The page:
Air pollution impacts productivity. Mitigations generate economic gains

News: Researcher from Columbia University outlines the economic costs of human exposure to air pollution.

What are the impacts of air pollution on human well-being?

It includes both health outcomes and non-health outcomes

Impact on health outcomes:

PM 2.5 can affect the respiratory and cardiovascular systems.

Children, when exposed to air pollution during sensitive periods in their lives, it impacts their cognitive performance.

Non-health outcomes:

Impact on worker productivity: for instance, if a farmer, is exposed to high levels of air pollution, it could lead to laboured breathing or changes in the heart rate which can impact the ability to work.

Sizable economic damages: Decreased worker productivity when valued in terms of money, it gets translated to millions of dollars being lost. In India, which has much greater air pollution levels, the economic damages are likely to be much higher.

Impact on living organisms:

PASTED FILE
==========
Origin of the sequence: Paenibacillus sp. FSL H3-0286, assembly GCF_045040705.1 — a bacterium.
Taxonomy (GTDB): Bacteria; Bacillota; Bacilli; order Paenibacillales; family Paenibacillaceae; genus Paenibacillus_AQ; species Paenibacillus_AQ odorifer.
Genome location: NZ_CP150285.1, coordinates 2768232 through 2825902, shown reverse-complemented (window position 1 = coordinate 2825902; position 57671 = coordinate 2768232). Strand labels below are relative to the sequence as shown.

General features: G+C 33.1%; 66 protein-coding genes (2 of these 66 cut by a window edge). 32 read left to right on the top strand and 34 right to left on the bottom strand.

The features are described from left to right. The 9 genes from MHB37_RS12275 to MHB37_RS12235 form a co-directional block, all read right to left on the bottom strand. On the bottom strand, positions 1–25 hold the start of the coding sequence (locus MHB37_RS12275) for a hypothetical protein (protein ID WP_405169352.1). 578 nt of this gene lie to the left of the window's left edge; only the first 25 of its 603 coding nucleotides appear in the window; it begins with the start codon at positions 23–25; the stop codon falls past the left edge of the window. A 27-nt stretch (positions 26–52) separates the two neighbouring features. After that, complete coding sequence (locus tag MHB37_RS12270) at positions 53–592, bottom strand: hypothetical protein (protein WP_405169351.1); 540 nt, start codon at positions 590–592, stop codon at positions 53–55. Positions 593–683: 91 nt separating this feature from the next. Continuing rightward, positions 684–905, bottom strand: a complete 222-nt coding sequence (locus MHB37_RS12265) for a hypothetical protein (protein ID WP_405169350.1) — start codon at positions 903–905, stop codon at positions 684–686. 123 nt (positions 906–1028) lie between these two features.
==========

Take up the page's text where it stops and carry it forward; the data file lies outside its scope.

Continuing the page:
Impact on butterflies: Increased Nitrogen deposits in soil due to air pollution creates acidic conditions. This reduces the nutrients caterpillars need to grow.

Impact on Koalas: air pollution via carbon dioxide in the atmosphere gradually destroys the nutrients from the eucalyptus leaves which koalas eat. Further, Carbon dioxide in eucalyptus builds up toxic ‘anti-nutrients’ like tannin which cannot be digested by koalas. As a consequence, koalas could significantly decline due to a loss in these leaves.

Impact on small birds: Studies in the US have found that Ozone pollution damages the respiratory systems and reduces the food sources of small birds like sparrows, warblers and finches.

What are the recommendations for air pollution mitigations in India?

First, mitigations can either reduce the use of fossil fuels or capture the emissions from the fossil fuel by including measures like catalytic converters for cars.

Second, transitioning to clean energy like solar or wind power is another mitigation strategy.

Third, for immediate impacts, there could be a driving restriction to reduce the number of vehicles on the road

However, certain factors are key to the success of such mitigations. These include how costly the technology is in terms of application and the impacts on jobs as well as the enforcement and compliance levels which governments can achieve for these.

Source: This post is based on the article “Air pollution impacts productivity. Mitigations generate economic gains” published in ToI on 20th November 2021.

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